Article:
Wall Street advanced overnight, pushing the Standard & Poor's 500 Index to a record high, as the US services industry posted its highest reading in nine months.
The Institute for Supply Management's non-manufacturing index rose to 56.3 in May, up from 55.2 in April. Separately, the US trade deficit rose 6.9 per cent to US$47.2 billion in April as imports increased.
To be sure, US private employers added a lower-than-expected 179,000 jobs to their payrolls in May, down from 215,000 in April, according to the ADP national employment report. A Labor Department report on Friday is expected to show that US employers added 215,000 jobs in May, according to a Bloomberg News survey.
"May job growth may have been a little less than expected but with imports rising, it looks like the economy is moving forward solidly," Joel Naroff, chief economist at Naroff Economic Advisors in Holland, Pennsylvania, told Reuters.
In the final hour of trading in New York, the Dow Jones Industrial Average edged 0.04 per cent higher, the Standard & Poor's 500 Index rose 0.14 per cent, and the Nasdaq Composite Index added 0.37 per cent. The S&P 500 touched a record 1,928.63 earlier in the session.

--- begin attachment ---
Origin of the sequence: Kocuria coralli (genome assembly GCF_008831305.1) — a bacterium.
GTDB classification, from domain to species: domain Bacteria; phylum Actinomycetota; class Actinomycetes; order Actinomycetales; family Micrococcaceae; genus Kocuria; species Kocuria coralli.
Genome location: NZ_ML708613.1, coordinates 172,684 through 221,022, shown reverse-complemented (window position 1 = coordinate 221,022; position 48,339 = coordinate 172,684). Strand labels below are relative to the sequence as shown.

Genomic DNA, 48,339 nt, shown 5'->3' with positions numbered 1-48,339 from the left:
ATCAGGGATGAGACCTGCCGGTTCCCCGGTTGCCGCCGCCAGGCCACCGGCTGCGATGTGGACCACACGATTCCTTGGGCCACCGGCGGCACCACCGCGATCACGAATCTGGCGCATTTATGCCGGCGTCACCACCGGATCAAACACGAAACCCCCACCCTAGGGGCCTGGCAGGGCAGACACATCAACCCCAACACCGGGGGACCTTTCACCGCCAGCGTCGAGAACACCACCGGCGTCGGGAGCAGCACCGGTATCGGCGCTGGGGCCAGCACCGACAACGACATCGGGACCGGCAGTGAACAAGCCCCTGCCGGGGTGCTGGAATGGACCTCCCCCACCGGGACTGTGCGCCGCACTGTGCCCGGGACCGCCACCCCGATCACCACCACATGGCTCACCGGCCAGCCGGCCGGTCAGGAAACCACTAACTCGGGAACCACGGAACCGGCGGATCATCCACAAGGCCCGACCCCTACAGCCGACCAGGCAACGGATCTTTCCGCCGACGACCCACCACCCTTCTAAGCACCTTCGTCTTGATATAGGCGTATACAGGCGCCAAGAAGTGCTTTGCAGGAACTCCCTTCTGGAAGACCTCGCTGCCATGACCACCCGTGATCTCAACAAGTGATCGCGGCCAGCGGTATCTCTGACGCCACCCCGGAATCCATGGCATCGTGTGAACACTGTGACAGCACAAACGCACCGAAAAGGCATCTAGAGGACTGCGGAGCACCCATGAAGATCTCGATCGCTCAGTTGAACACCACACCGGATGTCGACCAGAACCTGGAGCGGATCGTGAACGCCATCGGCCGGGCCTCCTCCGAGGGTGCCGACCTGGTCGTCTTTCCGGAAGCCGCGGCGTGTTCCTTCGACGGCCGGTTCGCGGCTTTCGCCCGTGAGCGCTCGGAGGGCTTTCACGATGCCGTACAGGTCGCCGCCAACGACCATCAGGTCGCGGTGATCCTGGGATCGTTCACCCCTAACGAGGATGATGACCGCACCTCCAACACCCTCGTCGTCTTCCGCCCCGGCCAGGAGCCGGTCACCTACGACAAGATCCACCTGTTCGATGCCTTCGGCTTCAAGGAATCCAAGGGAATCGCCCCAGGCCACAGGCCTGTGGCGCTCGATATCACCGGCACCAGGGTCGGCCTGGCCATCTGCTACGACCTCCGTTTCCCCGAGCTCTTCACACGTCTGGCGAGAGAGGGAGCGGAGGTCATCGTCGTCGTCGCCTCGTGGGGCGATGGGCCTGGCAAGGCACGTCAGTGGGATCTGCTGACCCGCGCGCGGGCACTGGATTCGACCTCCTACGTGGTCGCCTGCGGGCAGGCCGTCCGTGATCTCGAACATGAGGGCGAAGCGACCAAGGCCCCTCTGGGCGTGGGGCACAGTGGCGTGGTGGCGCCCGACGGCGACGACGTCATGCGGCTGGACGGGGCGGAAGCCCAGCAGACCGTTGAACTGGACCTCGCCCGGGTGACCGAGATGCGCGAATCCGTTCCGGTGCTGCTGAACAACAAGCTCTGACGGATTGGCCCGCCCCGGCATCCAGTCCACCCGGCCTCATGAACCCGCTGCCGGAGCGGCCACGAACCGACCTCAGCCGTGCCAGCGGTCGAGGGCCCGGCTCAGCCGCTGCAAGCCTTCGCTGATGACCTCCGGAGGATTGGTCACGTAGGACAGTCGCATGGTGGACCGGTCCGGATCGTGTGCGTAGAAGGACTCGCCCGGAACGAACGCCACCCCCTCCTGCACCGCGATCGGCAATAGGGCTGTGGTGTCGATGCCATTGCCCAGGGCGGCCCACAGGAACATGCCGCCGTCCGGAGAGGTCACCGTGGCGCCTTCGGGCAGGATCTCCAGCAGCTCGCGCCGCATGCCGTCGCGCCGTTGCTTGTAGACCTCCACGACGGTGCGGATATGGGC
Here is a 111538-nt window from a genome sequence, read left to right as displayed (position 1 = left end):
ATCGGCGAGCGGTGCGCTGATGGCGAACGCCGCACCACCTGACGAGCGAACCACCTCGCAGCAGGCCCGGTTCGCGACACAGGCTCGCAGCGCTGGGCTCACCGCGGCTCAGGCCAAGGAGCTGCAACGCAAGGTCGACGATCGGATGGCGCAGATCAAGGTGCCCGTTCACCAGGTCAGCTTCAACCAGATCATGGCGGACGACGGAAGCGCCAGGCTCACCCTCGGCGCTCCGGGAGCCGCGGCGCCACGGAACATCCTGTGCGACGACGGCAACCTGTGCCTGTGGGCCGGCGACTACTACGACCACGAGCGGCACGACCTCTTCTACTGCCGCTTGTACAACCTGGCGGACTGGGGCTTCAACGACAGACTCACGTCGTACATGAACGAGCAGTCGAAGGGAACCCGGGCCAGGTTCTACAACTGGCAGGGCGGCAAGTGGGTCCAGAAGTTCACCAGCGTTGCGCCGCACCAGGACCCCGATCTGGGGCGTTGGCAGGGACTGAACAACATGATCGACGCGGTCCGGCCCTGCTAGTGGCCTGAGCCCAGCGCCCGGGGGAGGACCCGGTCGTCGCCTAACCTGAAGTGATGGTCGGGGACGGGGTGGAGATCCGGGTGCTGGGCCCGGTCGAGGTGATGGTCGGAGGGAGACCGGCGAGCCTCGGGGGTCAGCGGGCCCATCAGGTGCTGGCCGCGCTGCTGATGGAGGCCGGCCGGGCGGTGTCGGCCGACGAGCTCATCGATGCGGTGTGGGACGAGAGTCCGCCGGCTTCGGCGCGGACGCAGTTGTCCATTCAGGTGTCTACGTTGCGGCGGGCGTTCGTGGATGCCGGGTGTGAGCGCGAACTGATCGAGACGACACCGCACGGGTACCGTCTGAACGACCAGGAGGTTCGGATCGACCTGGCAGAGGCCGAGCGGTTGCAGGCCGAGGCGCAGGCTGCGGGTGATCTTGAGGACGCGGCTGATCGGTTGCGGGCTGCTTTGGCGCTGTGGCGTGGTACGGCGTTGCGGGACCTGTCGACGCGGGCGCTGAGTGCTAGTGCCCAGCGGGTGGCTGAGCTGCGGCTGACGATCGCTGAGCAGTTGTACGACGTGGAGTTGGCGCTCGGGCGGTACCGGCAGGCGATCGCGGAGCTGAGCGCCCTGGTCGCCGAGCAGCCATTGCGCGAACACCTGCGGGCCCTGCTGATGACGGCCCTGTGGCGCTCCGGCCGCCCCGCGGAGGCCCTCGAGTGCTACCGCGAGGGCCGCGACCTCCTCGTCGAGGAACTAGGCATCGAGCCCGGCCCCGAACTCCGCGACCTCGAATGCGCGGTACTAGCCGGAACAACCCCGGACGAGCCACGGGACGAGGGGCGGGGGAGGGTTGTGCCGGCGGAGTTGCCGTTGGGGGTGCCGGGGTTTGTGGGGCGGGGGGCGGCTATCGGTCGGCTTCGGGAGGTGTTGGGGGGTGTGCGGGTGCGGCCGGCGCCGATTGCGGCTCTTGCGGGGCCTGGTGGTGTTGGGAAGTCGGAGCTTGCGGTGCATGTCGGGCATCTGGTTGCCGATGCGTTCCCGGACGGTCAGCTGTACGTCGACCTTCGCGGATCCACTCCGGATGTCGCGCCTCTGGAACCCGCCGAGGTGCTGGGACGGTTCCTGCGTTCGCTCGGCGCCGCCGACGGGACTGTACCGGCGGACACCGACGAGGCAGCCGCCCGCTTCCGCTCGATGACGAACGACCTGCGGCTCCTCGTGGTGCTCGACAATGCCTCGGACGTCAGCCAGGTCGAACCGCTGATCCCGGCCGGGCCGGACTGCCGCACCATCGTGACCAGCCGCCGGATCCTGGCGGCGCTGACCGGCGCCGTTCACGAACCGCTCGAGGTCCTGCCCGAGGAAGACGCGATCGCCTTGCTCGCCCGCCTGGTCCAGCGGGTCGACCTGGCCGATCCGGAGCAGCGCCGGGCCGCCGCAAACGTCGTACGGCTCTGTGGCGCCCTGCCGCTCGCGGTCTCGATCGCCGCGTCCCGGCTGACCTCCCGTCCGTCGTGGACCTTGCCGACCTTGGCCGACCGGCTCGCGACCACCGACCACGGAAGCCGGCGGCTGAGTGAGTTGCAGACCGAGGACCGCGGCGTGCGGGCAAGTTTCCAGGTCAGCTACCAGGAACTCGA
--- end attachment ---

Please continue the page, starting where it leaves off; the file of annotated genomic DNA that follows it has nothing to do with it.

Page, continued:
Gains in shares of Travelers, up 1.3 per cent, and those of Nike, up 0.8 per cent, offset declines in shares of Cisco, down 1.1 per cent, and those of United Technologies, down 0.8 per cent.
The S&P 500 has risen more than 6 per cent since falling to a two-month low in April as investors ditched an array of momentum stocks. So far this year, the index is up 5.2 per cent. In comparison, the Dow is up just 2.1 per cent this year; the Nasdaq is up 2.3 per cent.
In Europe, the Stoxx 600 Index inched higher to close the session at 343.56. Germany's DAX rose 0.07 per cent. France's CAC 40 slipped 0.06 per cent, while the UK's FTSE 100 shed 0.3 per cent.
European Central Bank policy makers meet on Thursday and are widely expected to announce stimulus measures including a reduction of the central bank's key interest rate.
A report released on Wednesday showed gross domestic product in the euro zone grew 0.2 per cent in the first quarter, down from a revised 0.3 per cent increase in the previous three months.
Analysts are concerned about the spectre of deflation in the region. A report earlier this week showed that the pace of inflation fell to 0.5 per cent last month.
"We see a significant risk of a fall below zero," Jennifer McKeown, an economist at Capital Economics in London, referring to the inflation rate, told Bloomberg News. "While the ECB looks set to cut interest rates and announce some lending incentives after its meeting, we think that it will ultimately need to implement a large scale quantitative-easing program to counter the growing risk of deflation."